Harvard: New museum site is a better location, costs less
Harvard's new plan for building a permanent art museum in Allston will save the university money, but it could delay a planned renovation of the Fogg and Busch-Reisinger museums.
The recent decision to switch building sites in Allston, from 1380 Soldiers Field Road to 224 Western Ave., means a more central location for the Harvard University Art Museums to open a space that will ultimately be dedicated to contemporary art, said HUAM director Thomas Lentz.
In recent interviews, Lentz and Sean Buffington, Harvard's associate provost for arts and culture, provided more details on the changes announced Dec. 11.
"We know that what we're doing is not going to be inexpensive," said Lentz, who declined to provide any cost projections on the project. "But what I think is in our favor is we have a plan that makes sense for us, and makes sense for the university."
What didn't make sense, he said, was the earlier site, particularly when cost estimates came in.
In February, Harvard announced plans to renovate a former Citizens Bank and construct a second building on a 3-acre site at 1380 Soldiers Field Road to be used as a temporary home when it closes the Fogg and Busch-Reisinger museums for renovation in 2008. HUAM staff and the majority of the 250,000 objects in Harvard's collection would move to the Allston location when the Cambridge museums closed. When they reopened, the art would move back and Harvard would create a permanent Allston museum largely to house its contemporary art collection. But Harvard did not then announce a site for the permanent museum. (The Arthur M. Sackler Museum will remain open throughout to give HUAM an on-campus presence.)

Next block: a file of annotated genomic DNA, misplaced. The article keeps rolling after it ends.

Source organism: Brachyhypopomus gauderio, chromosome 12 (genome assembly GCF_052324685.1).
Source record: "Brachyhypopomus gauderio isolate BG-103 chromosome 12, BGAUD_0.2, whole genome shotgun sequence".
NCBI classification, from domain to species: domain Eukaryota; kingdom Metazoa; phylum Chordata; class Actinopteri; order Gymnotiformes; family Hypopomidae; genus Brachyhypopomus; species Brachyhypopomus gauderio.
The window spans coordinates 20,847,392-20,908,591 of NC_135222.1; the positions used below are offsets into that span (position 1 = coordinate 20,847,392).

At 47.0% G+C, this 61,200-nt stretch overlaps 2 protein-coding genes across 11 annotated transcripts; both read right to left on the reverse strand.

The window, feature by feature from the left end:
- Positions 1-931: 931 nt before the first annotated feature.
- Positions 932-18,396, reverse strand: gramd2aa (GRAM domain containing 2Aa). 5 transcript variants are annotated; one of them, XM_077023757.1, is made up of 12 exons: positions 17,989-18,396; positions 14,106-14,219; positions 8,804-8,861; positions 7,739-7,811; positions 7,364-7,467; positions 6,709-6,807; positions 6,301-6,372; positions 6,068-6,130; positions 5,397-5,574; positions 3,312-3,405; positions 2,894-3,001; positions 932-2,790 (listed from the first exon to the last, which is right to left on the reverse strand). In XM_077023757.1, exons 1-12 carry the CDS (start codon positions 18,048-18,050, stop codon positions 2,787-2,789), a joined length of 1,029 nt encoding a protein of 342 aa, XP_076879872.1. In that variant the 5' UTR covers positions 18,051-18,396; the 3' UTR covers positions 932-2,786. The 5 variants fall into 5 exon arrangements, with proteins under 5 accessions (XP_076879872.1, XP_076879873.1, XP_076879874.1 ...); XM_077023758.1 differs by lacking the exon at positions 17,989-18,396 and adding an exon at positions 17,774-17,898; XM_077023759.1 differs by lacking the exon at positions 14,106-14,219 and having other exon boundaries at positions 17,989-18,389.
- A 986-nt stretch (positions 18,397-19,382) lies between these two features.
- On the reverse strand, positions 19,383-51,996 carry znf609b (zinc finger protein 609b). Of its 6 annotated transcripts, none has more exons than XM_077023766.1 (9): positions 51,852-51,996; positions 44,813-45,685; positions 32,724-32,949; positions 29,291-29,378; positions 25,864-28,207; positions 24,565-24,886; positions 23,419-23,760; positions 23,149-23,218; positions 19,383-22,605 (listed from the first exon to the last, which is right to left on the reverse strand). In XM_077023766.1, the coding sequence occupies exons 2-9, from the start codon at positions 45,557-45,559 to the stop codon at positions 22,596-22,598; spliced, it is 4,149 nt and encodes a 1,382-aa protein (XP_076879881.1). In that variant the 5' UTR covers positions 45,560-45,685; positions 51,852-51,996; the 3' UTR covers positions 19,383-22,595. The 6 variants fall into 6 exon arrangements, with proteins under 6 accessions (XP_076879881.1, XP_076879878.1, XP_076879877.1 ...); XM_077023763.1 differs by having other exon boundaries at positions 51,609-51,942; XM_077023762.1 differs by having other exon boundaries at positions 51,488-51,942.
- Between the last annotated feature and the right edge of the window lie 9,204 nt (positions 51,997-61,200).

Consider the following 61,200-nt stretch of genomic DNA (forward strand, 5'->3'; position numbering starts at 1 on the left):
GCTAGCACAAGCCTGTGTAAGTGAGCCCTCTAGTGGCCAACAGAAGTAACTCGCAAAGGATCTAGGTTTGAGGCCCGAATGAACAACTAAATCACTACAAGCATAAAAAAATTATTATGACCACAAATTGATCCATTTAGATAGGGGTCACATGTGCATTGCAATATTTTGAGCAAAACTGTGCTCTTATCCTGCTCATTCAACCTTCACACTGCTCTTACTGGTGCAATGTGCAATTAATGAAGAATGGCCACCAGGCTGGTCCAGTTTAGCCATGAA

Then the Los Angeles-based Daly Genik Architects began designing the temporary space. (Renzo Piano is set to renovate the Fogg and Busch-Reisinger museums.) It wouldn't be cheap, largely because the building on Soldiers Field Road was designed for a bank and didn't meet specifications for housing art. Floors would have to be strengthened and rooms sealed to allow for climate control. The project, which Harvard had hoped would cost $20 million to $40 million, looked as it if might cost more than $50 million, Buffington said.
"Not only was it going to be wildly expensive, but at the end of it, you'd say, 'Gee, we're going to spend a great deal of money and when we don't need it anymore, then it's not even suitable as an office building,' " he said .
The building at the 1.6-acre site on Western Avenue will be permanent. So while it will cost more than the Soldiers Field Road project, it will be less expensive than building a temporary space and a second, permanent museum, Lentz and Buffington said. In addition, the Western Avenue site is about 1.5 miles from Harvard's Cambridge campus, in the center of the university's plans for Allston. Lentz had taken to calling the Soldiers Field Road site, about 2.5 miles away from campus, "Western Siberia."
In the next few months, Harvard will determine the cost of the plan and the architects will develop a design. But the timing of the project will probably affect the Fogg and Busch-Reisinger renovations. Those museums are closing to the public in 2008, before the new museum will be completed. Harvard will either have to wait for construction to be finished in Allston before moving staff and objects there or come up with an alternative space to house them in the meantime. Harvard cannot start the Fogg and Busch-Reisinger renovations until the museums are empty. It will take about a year to package and move all the works out of them.
"We've been waiting for this renovation for 50 years," said Buffington. "So I think from Tom's point of view, if we can close the Fogg and begin the process while the Fogg is closed, of packing things, protecting things, and preparing to move, a difference of a couple of months would seem acceptable."